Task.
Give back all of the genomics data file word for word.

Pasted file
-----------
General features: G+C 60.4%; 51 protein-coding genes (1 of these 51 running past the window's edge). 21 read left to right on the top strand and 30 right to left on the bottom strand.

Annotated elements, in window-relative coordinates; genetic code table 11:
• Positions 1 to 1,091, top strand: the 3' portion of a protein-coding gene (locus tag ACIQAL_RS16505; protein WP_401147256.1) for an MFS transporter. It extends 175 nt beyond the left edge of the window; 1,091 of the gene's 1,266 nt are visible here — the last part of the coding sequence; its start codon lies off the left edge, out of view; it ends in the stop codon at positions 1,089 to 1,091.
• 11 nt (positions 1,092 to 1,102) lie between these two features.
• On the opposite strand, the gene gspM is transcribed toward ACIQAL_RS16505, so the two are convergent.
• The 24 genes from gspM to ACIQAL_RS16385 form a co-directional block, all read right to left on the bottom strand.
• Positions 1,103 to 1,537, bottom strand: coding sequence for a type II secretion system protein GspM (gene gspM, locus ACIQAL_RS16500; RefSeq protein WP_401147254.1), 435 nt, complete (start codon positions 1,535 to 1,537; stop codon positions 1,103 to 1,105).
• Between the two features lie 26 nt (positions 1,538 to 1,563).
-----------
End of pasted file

General features: G+C 60.4%; 51 protein-coding genes (1 of these 51 running past the window's edge). 21 read left to right on the top strand and 30 right to left on the bottom strand.

Annotated elements, in window-relative coordinates; genetic code table 11:
• Positions 1 to 1,091, top strand: the 3' portion of a protein-coding gene (locus tag ACIQAL_RS16505; protein WP_401147256.1) for an MFS transporter. It extends 175 nt beyond the left edge of the window; 1,091 of the gene's 1,266 nt are visible here — the last part of the coding sequence; its start codon lies off the left edge, out of view; it ends in the stop codon at positions 1,089 to 1,091.
• 11 nt (positions 1,092 to 1,102) lie between these two features.
• On the opposite strand, the gene gspM is transcribed toward ACIQAL_RS16505, so the two are convergent.
• The 24 genes from gspM to ACIQAL_RS16385 form a co-directional block, all read right to left on the bottom strand.
• Positions 1,103 to 1,537, bottom strand: coding sequence for a type II secretion system protein GspM (gene gspM, locus ACIQAL_RS16500; RefSeq protein WP_401147254.1), 435 nt, complete (start codon positions 1,535 to 1,537; stop codon positions 1,103 to 1,105).
• Between the two features lie 26 nt (positions 1,538 to 1,563).